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The president’s legal team is trying to block a subpoena seeking his tax returns, claiming that any criminal investigation of Mr. Trump is unconstitutional.

CreditCreditErin Schaff/The New York Times

Lawyers for President Trump argued in a lawsuit filed on Thursday that he could not be criminally investigated while in office, as they sought to block a subpoena from state prosecutors in Manhattan demanding eight years of his tax returns.

Taking a broad position that the lawyers acknowledged had not been tested, the president’s legal team argued in the complaint that the Constitution effectively makes sitting presidents immune from all criminal inquiries until they leave the White House.

Presidents, they asserted, have such enormous responsibility and play a unique role in government that they cannot be subject to the burden of investigations, especially from local prosecutors who may use the criminal process for political gain.

Several constitutional law scholars interviewed by The New York Times said that if the lawyers’ position were accepted by the court, it would set a sweeping new precedent.

But they also said it was far from certain that the theory, which was not based on established case law, would succeed. While an onslaught of investigations would most assuredly disrupt a presidency, the Constitution does not explicitly say that presidents are shielded from criminal inquiries.

“President Trump’s position that he is unequivocally beyond the reach of criminal investigators is doubtfully absolutist,” said Joshua Matz, who wrote, with Laurence H. Tribe, “To End a Presidency: The Power of Impeachment.”

At the least, the lawsuit, which was filed in federal court in Manhattan, is likely to delay the latest attempt to secure Mr. Trump’s financial records.

The lawsuit was filed in response to a subpoena issued late last month by the Manhattan district attorney’s office to Mr. Trump’s accounting firm. The subpoena sought eight years of the president’s personal and corporate tax returns as the office investigates the role that Mr. Trump and his family business played in hush-money payments made in the run-up to the 2016 presidential election.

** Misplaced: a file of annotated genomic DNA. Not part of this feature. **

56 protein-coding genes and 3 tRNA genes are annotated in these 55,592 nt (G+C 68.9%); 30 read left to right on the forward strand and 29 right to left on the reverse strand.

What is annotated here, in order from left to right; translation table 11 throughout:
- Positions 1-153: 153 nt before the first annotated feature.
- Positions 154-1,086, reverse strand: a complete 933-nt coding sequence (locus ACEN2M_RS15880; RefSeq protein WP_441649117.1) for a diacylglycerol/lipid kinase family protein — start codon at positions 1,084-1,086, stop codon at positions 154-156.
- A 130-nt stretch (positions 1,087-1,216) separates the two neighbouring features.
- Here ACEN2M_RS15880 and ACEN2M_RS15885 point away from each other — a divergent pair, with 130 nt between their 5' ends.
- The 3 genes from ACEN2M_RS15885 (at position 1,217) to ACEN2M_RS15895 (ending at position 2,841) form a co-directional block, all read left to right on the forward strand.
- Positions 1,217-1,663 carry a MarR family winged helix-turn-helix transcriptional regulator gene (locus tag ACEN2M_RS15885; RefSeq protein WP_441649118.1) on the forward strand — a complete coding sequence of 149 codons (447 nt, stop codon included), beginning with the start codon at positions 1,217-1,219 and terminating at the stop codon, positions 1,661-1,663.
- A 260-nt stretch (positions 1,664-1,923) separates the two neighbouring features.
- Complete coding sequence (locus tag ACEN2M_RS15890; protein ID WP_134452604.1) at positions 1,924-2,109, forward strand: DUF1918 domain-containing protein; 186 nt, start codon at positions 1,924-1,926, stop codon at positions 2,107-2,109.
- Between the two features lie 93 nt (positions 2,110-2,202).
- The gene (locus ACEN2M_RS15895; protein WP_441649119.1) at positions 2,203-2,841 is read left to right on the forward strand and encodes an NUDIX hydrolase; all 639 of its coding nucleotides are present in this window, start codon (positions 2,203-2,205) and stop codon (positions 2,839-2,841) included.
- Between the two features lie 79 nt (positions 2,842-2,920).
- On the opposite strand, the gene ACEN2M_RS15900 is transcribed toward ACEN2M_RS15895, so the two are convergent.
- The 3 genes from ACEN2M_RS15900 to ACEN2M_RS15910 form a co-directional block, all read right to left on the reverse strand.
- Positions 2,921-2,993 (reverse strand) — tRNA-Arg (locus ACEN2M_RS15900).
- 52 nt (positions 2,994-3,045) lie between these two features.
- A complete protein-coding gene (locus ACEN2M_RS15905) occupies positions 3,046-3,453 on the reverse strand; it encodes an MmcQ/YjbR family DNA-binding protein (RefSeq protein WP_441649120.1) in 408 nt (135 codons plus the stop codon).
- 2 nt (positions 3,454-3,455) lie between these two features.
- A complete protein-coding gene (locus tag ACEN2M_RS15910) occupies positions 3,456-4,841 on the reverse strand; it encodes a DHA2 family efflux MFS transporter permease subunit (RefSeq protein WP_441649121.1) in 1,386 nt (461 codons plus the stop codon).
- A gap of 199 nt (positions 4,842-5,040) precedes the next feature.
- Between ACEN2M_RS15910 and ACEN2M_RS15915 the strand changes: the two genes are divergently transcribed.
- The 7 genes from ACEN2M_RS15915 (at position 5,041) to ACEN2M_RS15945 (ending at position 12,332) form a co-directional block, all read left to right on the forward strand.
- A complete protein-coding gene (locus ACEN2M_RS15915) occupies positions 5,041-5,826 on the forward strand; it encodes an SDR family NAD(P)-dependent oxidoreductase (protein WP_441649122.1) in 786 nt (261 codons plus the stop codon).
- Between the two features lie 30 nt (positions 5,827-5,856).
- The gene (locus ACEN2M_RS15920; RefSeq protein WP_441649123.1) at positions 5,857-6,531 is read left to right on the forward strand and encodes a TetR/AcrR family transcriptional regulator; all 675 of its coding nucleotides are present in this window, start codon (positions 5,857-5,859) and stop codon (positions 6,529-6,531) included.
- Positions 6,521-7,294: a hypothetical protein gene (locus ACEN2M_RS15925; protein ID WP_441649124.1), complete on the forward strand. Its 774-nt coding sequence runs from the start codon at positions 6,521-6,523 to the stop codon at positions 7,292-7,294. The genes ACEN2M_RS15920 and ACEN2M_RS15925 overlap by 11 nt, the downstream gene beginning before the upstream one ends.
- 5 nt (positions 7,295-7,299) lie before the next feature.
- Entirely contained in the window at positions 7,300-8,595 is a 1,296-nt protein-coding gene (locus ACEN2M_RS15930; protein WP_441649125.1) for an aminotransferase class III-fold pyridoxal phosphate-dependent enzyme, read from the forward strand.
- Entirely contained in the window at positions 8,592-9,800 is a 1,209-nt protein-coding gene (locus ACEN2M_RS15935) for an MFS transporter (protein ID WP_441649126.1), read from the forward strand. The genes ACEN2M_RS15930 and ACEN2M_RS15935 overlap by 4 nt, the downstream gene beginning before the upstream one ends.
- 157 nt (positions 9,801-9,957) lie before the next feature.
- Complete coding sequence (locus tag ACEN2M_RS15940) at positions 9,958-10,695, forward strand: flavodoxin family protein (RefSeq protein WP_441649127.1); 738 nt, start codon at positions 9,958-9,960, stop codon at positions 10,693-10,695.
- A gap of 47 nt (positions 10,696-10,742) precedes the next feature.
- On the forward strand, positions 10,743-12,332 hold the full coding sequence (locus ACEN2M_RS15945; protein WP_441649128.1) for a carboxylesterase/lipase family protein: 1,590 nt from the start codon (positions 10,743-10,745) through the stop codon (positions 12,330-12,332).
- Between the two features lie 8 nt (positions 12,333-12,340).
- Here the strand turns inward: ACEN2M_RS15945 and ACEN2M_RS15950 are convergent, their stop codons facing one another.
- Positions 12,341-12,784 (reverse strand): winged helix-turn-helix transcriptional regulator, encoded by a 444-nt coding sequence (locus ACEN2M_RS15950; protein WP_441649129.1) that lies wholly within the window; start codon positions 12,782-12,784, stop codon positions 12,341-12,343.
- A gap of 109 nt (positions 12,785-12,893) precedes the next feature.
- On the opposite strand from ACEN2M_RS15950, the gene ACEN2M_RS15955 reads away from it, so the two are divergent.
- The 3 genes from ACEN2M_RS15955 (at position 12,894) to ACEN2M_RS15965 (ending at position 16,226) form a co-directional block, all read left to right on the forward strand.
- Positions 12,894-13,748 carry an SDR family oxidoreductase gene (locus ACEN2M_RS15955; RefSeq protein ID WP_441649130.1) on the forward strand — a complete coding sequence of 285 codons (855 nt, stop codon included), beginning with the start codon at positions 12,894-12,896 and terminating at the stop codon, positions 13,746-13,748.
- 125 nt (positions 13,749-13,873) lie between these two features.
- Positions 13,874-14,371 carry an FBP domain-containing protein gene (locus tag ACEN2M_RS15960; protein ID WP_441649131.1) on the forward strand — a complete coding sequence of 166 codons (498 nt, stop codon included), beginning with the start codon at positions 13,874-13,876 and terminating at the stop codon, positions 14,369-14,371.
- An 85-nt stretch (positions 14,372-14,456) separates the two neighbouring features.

Both Mr. Trump and the company reimbursed Michael D. Cohen, the president’s former lawyer and fixer, for money that Mr. Cohen paid to buy the silence of Stormy Daniels, an adult film actress who said she had an affair with Mr. Trump. The president has denied the affair.

The federal prosecutors who charged Mr. Cohen said in a court filing in July that they had “effectively concluded” their investigation into possible crimes committed by the president’s company, the Trump Organization, or its executives. Neither the company nor any of its leaders were charged. However, the office of the Manhattan district attorney, Cyrus R. Vance Jr., is exploring whether the reimbursements violated any New York state laws.

The lawsuit filed on Thursday was the latest effort by the president and his legal team to stymie multiple attempts to obtain copies of his tax returns, which Mr. Trump said during the 2016 campaign that he would make public but has since refused to disclose.

Mr. Trump’s lawyers have sued to block attempts by congressional Democrats and New York lawmakers to gain access to his tax returns and financial records. They also challenged a California law requiring presidential primary candidates to release their tax returns, and a federal judge ruled in their favor on Thursday. But their arguments in those cases had been made on narrower grounds.

It is an open question whether sitting presidents are immune from prosecution while in office. The Constitution does not explicitly address the issue, and the Supreme Court has never answered the question.

Federal prosecutors are barred from charging a sitting president with a federal crime because the Justice Department — in memos written during the Nixon and Clinton administrations — has decided that presidents have temporary immunity while they are in office. The memos indicate that any wrongdoing should be addressed through impeachment, not the courts.

Those memos, however, do not bind the hands of state prosecutors.